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August 4, 2009 The Kurds Lose Again?  Korea Times - By Gwynne Dyer

It was a triumph of democracy. On July 25, in a free election, Iraq's Kurds finally elected a real opposition party to their regional parliament. 

According to preliminary results, the Change Party won 25 of the 111 seats in the parliament, breaking the monopoly of the autocratic traditional parties. But this democratic shift also suggests that Iraq's Kurds are going to lose again.

Lose, that is, in terms of their maximum objectives as defined by their leaders over the past 20 years. Those goals included an independent Kurdish state in what is now northern Iraq, or at least a region so autonomous and self-sufficient that it was independent for all practical purposes. 

For the government of that country or autonomous region to be self-sufficient economically, it had to control the oil-producing area around the city of Kirkuk.

Achieving such ambitious goals required unshakeable unity, for the Kurds are only 6 million of Iraq's 30 million people, and neither the Arabs of Iraq nor their other neighbors, the Turks and the Iranians, like the idea of a Kurdish state. 

The outcome of last month's election shows that the reflexive unity among the Kurds is now fading fast.

It is fading partly because younger Kurds are fed up with the corrupt and oppressive rule of their traditional leaders, who have dominated Kurdish affairs for more than a generation. 

The Barzani family reigns in the west of Kurdistan (Massoud Barzani succeeded his father as the general-secretary of the Kurdish Democratic Party 30 years ago). 

The Talabani family rules the east (Jalal Talabani created the Patriotic Union of Kurdistan 34 years ago and has led it ever since). And both families have become very, very rich.

The families earned their roles by leading the fight for Kurdistan's independence or autonomy over decades of struggle against Baghdad governments of every hue. 

The rival parties they created, the KDP and the PUK, plunged the Kurds into a nasty civil war in the mid-1990s, but since then they have cooperated in keeping the Kurdish region separate from the violence and chaos down south.

So long as independence or something very like it was the long-term goal, the traditional leaders could demand and get the obedience of most Kurds: unity came before everything else. 

But now that a measure of stability is returning to Arab Iraq, the prospect of Kurdish independence is dwindling ? and there is even a dawning suspicion that the KDP/PUK alliance has left it too late to take control of Kirkuk. In that case, what's the point of leaving them in charge of everything?

The Change Party came out of a split in the PUK, and it won almost half the votes in Jalal Talabani's home province of Sulaymaniya. Dissatisfaction with the current system is just as great in the rest of Kurdistan, and the KDP/PUK alliance could have lost the whole election if there had been a similar revolt within the KDP.

In due course, there probably will be, because Kurdistan is going to spend the next generation as part of Iraq. 

One sign of the changing balance of power is the fact that the election on 25 July was not accompanied, as planned, by a referendum on the draft Kurdish constitution, an explosive document that declares oil-rich Kirkuk and other disputed areas to be ``historically'' and ``geographically'' part of the Kurdish homeland.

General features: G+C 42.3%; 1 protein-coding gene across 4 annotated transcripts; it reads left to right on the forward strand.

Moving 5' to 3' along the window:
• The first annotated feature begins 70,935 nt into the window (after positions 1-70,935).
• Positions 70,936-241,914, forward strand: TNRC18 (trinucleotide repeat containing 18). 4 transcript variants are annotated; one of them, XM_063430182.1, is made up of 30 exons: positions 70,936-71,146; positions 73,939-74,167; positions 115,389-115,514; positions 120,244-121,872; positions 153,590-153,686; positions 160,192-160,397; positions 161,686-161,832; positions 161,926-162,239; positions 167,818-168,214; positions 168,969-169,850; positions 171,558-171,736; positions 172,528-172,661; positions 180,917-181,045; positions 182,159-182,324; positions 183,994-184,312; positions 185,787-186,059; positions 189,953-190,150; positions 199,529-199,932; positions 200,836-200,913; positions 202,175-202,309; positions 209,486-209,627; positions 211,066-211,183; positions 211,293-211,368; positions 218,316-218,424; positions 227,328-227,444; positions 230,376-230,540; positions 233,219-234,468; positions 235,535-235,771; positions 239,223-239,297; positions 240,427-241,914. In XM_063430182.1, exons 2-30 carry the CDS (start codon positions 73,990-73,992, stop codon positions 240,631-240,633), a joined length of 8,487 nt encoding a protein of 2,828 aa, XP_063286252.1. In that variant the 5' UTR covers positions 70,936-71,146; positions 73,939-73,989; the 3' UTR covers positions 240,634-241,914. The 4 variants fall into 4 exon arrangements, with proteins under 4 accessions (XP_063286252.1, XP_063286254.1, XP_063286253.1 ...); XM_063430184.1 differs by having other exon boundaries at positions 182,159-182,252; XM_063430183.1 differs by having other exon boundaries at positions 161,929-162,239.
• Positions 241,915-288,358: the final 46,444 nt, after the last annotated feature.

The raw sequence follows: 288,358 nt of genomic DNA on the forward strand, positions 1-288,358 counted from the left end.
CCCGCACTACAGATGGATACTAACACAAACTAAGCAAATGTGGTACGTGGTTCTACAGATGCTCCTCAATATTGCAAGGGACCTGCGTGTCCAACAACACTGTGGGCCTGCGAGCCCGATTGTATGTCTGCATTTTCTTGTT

Since those areas are currently under Arab rule, entrenching this claim in the Kurdish constitution would lead to confrontations between Kurds and Arabs. 

U.S. Vice-President Joe Biden and Iraqi Prime Minister Nouri al-Maliki both leaned on the Independent High Electoral Commission, which obediently said that ``for technical reasons'' it could not hold a referendum in Kurdistan on the same day as the election. 

This was patently untrue, and the Kurds had to decide whether or not to defy Baghdad.

In effect, the central government just said ``no'' to the draft Kurdish constitution, or at least ``not now'' ? and the outgoing Kurdish parliament meekly accepted the decision. It voted to postpone the referendum indefinitely. That is the new reality in Iraq.

In retrospect, it's clear that the only time when the Kurds might have achieved their maximum ambitions was right after the U.S. invasion of 2003. To do so, however, they would have had to defy their only ally, the United States, and neither Barzani nor Talabani was willing to take the risk.

Fearing a clash with the Americans, they did not seize Kirkuk and ensure an overwhelming Kurdish majority there when they had the military power to do so. Fearing a Turkish invasion, they did not dare to declare independence. 

Now they can't do either, for Iraq has a functioning army again and Kurdistan's whole budget depends on oil revenues sent north by the government in Baghdad.

This is not necessarily a tragedy. A prosperous, democratic, secular Kurdistan, using its own language and running its own institutions, within a rather less democratic and more theocratic Arab-majority Iraq that hands over a fair share of oil revenues and leaves the Kurdish minority alone, would be an outcome beyond the wildest dreams of previous generations of Kurds.

It is still within reach, if the bitter question of Kirkuk can be finessed. And it doesn't need the Talabanis and Barzanis at all.

Gwynne Dyer is a London-based independent journalist whose articles are published in 45 countries.

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